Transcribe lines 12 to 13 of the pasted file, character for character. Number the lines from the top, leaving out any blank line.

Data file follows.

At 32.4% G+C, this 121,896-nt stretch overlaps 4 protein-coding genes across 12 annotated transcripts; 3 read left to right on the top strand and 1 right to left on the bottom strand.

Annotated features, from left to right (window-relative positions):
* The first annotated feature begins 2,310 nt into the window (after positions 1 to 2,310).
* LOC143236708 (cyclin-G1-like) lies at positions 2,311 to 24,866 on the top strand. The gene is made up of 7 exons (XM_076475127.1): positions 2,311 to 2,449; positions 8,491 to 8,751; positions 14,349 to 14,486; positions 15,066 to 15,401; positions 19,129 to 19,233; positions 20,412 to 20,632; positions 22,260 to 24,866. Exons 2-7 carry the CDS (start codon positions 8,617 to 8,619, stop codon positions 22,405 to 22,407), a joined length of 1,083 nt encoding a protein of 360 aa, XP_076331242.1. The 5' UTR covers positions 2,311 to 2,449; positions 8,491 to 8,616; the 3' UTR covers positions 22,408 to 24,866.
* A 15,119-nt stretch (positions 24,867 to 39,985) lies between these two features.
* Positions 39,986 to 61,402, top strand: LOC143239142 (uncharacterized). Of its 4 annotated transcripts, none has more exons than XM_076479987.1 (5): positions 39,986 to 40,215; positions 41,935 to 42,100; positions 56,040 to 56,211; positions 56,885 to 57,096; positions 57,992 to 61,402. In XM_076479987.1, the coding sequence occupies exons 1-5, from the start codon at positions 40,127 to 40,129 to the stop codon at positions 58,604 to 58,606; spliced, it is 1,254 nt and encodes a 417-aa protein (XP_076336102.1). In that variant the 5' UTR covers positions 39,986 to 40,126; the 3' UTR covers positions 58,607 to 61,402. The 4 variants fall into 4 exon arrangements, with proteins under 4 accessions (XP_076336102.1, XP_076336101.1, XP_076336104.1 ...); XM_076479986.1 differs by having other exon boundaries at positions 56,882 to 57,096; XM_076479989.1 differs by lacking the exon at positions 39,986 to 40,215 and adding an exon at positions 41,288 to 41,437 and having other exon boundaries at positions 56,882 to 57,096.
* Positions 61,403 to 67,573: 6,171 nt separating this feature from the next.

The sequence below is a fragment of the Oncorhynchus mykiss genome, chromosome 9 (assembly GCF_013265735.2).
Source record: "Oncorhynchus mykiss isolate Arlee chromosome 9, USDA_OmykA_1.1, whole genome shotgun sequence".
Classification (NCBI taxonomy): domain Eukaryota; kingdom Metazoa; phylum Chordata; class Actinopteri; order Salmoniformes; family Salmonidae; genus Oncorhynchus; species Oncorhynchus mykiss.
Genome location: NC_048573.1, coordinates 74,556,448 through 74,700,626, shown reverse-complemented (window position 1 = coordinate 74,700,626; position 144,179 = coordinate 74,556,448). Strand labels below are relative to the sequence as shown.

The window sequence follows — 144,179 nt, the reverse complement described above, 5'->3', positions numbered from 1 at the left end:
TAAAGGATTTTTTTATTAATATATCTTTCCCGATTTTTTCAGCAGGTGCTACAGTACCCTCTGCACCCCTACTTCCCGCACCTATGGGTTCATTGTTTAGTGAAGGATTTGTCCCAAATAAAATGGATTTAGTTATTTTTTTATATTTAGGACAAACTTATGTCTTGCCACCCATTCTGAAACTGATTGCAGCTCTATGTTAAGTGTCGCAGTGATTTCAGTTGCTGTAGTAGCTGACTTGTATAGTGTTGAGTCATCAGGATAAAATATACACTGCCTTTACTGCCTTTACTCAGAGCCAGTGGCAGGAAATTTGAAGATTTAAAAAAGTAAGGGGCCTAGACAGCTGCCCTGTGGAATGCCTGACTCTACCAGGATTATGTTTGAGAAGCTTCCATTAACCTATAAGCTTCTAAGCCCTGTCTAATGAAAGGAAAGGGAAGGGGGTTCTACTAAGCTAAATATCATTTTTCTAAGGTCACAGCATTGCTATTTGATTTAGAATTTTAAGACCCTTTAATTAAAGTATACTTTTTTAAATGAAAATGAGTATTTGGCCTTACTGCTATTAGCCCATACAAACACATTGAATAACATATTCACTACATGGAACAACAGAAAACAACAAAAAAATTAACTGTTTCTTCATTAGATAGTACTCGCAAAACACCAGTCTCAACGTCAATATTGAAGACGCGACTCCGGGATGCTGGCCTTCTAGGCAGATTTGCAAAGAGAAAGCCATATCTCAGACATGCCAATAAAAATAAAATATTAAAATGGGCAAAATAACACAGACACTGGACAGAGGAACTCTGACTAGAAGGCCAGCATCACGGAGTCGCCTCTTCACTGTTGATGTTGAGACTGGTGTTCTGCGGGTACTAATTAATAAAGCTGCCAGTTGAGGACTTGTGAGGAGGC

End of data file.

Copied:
The window sequence follows — 144,179 nt, the reverse complement described above, 5'->3', positions numbered from 1 at the left end:
TAAAGGATTTTTTTATTAATATATCTTTCCCGATTTTTTCAGCAGGTGCTACAGTACCCTCTGCACCCCTACTTCCCGCACCTATGGGTTCATTGTTTAGTGAAGGATTTGTCCCAAATAAAATGGATTTAGTTATTTTTTTATATTTAGGACAAACTTATGTCTTGCCACCCATTCTGAAACTGATTGCAGCTCTATGTTAAGTGTCGCAGTGATTTCAGTTGCTGTAGTAGCTGACTTGTATAGTGTTGAGTCATCAGGATAAAATATACACTGCCTTTACTGCCTTTACTCAGAGCCAGTGGCAGGAAATTTGAAGATTTAAAAAAGTAAGGGGCCTAGACAGCTGCCCTGTGGAATGCCTGACTCTACCAGGATTATGTTTGAGAAGCTTCCATTAACCTATAAGCTTCTAAGCCCTGTCTAATGAAAGGAAAGGGAAGGGGGTTCTACTAAGCTAAATATCATTTTTCTAAGGTCACAGCATTGCTATTTGATTTAGAATTTTAAGACCCTTTAATTAAAGTATACTTTTTTAAATGAAAATGAGTATTTGGCCTTACTGCTATTAGCCCATACAAACACATTGAATAACATATTCACTACATGGAACAACAGAAAACAACAAAAAAATTAACTGTTTCTTCATTAGATAGTACTCGCAAAACACCAGTCTCAACGTCAATATTGAAGACGCGACTCCGGGATGCTGGCCTTCTAGGCAGATTTGCAAAGAGAAAGCCATATCTCAGACATGCCAATAAAAATAAAATATTAAAATGGGCAAAATAACACAGACACTGGACAGAGGAACTCTGACTAGAAGGCCAGCATCACGGAGTCGCCTCTTCACTGTTGATGTTGAGACTGGTGTTCTGCGGGTACTAATTAATAAAGCTGCCAGTTGAGGACTTGTGAGGAGGC